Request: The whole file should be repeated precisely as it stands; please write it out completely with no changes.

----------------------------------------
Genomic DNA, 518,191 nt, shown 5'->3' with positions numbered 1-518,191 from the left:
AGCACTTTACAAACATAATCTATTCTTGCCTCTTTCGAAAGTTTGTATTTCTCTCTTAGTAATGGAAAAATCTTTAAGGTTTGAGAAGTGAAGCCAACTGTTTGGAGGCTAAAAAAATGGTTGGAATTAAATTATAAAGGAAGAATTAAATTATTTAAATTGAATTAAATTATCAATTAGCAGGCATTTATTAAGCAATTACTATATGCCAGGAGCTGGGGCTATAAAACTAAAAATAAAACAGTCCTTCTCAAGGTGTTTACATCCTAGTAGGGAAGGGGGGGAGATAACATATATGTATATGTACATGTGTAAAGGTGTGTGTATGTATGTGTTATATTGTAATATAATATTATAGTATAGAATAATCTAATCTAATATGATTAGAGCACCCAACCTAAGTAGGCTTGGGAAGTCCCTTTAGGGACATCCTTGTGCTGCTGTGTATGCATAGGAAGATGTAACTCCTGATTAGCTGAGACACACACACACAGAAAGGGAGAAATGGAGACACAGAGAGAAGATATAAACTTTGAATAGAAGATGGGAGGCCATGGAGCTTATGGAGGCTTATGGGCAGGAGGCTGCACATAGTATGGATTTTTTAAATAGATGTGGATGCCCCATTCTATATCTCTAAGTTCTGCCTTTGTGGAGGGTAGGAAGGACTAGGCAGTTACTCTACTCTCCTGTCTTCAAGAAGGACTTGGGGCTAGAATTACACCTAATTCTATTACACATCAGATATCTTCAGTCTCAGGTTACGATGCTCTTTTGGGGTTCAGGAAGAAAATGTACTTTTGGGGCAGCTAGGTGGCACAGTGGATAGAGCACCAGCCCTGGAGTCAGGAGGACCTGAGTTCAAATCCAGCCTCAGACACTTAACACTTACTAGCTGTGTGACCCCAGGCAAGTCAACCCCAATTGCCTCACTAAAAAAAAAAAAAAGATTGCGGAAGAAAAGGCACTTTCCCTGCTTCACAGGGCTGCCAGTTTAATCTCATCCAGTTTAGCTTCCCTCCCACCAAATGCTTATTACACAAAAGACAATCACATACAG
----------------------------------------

Genomic DNA, 518,191 nt, shown 5'->3' with positions numbered 1-518,191 from the left:
AGCACTTTACAAACATAATCTATTCTTGCCTCTTTCGAAAGTTTGTATTTCTCTCTTAGTAATGGAAAAATCTTTAAGGTTTGAGAAGTGAAGCCAACTGTTTGGAGGCTAAAAAAATGGTTGGAATTAAATTATAAAGGAAGAATTAAATTATTTAAATTGAATTAAATTATCAATTAGCAGGCATTTATTAAGCAATTACTATATGCCAGGAGCTGGGGCTATAAAACTAAAAATAAAACAGTCCTTCTCAAGGTGTTTACATCCTAGTAGGGAAGGGGGGGAGATAACATATATGTATATGTACATGTGTAAAGGTGTGTGTATGTATGTGTTATATTGTAATATAATATTATAGTATAGAATAATCTAATCTAATATGATTAGAGCACCCAACCTAAGTAGGCTTGGGAAGTCCCTTTAGGGACATCCTTGTGCTGCTGTGTATGCATAGGAAGATGTAACTCCTGATTAGCTGAGACACACACACACAGAAAGGGAGAAATGGAGACACAGAGAGAAGATATAAACTTTGAATAGAAGATGGGAGGCCATGGAGCTTATGGAGGCTTATGGGCAGGAGGCTGCACATAGTATGGATTTTTTAAATAGATGTGGATGCCCCATTCTATATCTCTAAGTTCTGCCTTTGTGGAGGGTAGGAAGGACTAGGCAGTTACTCTACTCTCCTGTCTTCAAGAAGGACTTGGGGCTAGAATTACACCTAATTCTATTACACATCAGATATCTTCAGTCTCAGGTTACGATGCTCTTTTGGGGTTCAGGAAGAAAATGTACTTTTGGGGCAGCTAGGTGGCACAGTGGATAGAGCACCAGCCCTGGAGTCAGGAGGACCTGAGTTCAAATCCAGCCTCAGACACTTAACACTTACTAGCTGTGTGACCCCAGGCAAGTCAACCCCAATTGCCTCACTAAAAAAAAAAAAAAGATTGCGGAAGAAAAGGCACTTTCCCTGCTTCACAGGGCTGCCAGTTTAATCTCATCCAGTTTAGCTTCCCTCCCACCAAATGCTTATTACACAAAAGACAATCACATACAG